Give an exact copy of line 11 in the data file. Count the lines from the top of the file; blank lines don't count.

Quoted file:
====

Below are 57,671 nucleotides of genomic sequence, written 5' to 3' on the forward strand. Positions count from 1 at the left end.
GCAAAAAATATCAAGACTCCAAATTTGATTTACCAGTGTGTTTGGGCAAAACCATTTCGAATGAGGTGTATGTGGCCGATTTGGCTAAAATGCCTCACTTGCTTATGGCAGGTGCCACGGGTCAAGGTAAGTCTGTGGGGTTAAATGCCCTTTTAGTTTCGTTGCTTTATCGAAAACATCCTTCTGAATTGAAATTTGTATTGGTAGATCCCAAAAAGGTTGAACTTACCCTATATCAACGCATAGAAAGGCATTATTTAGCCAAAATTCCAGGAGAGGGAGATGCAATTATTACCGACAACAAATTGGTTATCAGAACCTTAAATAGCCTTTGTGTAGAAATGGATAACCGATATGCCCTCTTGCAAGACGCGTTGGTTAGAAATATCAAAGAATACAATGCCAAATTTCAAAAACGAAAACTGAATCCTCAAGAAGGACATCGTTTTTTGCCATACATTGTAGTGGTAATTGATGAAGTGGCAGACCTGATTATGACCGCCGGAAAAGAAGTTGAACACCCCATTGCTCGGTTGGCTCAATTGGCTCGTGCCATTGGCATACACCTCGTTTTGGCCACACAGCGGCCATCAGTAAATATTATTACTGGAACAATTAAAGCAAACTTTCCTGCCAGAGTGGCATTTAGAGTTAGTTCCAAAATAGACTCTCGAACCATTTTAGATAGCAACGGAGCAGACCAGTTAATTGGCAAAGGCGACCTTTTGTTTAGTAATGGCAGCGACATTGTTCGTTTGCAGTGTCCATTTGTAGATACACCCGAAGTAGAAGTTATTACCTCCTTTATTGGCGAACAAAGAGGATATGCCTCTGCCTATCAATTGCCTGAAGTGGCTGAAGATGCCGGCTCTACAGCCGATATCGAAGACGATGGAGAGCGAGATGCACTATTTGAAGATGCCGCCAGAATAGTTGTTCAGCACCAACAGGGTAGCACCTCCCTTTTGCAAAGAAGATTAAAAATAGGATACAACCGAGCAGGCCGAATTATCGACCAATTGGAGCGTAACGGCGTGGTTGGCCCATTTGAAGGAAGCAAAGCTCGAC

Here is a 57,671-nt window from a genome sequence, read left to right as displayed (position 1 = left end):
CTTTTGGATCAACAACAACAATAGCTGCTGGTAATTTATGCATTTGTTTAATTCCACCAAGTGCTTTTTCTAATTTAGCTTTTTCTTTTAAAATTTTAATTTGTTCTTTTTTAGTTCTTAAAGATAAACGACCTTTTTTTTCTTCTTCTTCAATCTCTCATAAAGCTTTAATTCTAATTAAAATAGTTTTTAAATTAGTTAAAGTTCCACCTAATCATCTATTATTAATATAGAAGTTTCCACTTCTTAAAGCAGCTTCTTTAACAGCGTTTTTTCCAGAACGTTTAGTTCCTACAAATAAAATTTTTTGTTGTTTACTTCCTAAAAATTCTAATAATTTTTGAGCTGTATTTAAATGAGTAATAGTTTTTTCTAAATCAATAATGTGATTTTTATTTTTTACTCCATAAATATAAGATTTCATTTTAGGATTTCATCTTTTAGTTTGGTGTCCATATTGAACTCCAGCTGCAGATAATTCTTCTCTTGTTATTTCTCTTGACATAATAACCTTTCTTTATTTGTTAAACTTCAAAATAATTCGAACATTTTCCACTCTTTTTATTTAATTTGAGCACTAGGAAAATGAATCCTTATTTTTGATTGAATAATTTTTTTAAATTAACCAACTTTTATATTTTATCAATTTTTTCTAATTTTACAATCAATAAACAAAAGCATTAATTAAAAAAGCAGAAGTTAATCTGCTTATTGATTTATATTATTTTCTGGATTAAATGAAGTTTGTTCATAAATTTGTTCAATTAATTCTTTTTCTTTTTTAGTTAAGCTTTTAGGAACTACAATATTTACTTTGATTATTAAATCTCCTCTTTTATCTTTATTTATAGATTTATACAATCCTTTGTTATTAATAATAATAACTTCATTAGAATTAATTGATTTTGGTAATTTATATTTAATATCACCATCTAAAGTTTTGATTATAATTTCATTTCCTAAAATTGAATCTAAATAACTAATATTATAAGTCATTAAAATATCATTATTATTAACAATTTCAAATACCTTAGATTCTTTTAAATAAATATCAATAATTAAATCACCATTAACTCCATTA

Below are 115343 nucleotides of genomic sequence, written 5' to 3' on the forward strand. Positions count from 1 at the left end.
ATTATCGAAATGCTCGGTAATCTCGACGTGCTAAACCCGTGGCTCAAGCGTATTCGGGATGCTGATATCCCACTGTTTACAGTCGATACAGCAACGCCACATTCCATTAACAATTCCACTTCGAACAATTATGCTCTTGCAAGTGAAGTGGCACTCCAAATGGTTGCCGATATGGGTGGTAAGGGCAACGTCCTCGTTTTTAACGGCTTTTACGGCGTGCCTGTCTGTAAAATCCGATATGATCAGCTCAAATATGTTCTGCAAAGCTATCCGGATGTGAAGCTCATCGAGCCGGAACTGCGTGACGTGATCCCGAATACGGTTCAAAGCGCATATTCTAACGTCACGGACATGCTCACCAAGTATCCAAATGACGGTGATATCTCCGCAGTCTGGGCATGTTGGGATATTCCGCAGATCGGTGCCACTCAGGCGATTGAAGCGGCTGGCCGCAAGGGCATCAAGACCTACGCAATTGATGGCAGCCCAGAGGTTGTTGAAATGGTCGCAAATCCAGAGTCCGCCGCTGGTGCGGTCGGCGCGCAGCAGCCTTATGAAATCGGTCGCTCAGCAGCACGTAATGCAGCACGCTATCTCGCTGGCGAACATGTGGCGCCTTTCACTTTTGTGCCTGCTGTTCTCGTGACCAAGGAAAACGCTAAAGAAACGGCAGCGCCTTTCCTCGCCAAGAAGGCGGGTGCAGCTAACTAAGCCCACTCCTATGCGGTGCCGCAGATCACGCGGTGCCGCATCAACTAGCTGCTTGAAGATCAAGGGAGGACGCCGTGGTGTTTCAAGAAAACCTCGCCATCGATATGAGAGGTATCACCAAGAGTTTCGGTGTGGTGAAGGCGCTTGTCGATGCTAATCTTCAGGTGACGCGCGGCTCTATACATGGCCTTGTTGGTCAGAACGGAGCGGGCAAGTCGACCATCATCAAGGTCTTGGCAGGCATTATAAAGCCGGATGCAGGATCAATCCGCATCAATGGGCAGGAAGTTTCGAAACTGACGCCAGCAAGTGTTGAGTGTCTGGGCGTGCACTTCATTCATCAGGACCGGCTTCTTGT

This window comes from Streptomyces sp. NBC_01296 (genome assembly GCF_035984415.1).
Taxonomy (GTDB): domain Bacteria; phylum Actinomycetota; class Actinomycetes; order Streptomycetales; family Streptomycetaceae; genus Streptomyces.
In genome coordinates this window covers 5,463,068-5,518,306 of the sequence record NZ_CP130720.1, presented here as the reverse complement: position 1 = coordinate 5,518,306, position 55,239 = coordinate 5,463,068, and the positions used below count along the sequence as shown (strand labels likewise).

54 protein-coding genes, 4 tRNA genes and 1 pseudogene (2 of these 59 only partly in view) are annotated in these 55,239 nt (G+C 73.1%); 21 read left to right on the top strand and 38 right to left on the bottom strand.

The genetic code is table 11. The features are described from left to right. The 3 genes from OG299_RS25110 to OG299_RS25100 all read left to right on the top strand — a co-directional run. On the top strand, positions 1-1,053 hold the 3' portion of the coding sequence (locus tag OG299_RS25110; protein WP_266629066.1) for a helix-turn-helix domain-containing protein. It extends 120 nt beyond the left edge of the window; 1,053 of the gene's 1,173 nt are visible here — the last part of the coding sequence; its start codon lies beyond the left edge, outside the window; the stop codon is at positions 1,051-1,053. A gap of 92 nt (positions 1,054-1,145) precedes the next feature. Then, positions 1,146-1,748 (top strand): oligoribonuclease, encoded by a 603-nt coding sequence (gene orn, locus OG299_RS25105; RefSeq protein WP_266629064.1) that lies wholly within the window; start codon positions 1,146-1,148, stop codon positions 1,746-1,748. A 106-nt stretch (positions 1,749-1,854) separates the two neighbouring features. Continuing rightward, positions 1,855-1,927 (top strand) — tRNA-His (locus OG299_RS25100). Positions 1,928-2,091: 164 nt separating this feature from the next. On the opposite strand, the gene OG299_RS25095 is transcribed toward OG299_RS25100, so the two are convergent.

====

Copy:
The genetic code is table 11. The features are described from left to right. The 3 genes from OG299_RS25110 to OG299_RS25100 all read left to right on the top strand — a co-directional run. On the top strand, positions 1-1,053 hold the 3' portion of the coding sequence (locus tag OG299_RS25110; protein WP_266629066.1) for a helix-turn-helix domain-containing protein. It extends 120 nt beyond the left edge of the window; 1,053 of the gene's 1,173 nt are visible here — the last part of the coding sequence; its start codon lies beyond the left edge, outside the window; the stop codon is at positions 1,051-1,053. A gap of 92 nt (positions 1,054-1,145) precedes the next feature. Then, positions 1,146-1,748 (top strand): oligoribonuclease, encoded by a 603-nt coding sequence (gene orn, locus OG299_RS25105; RefSeq protein WP_266629064.1) that lies wholly within the window; start codon positions 1,146-1,148, stop codon positions 1,746-1,748. A 106-nt stretch (positions 1,749-1,854) separates the two neighbouring features. Continuing rightward, positions 1,855-1,927 (top strand) — tRNA-His (locus OG299_RS25100). Positions 1,928-2,091: 164 nt separating this feature from the next. On the opposite strand, the gene OG299_RS25095 is transcribed toward OG299_RS25100, so the two are convergent.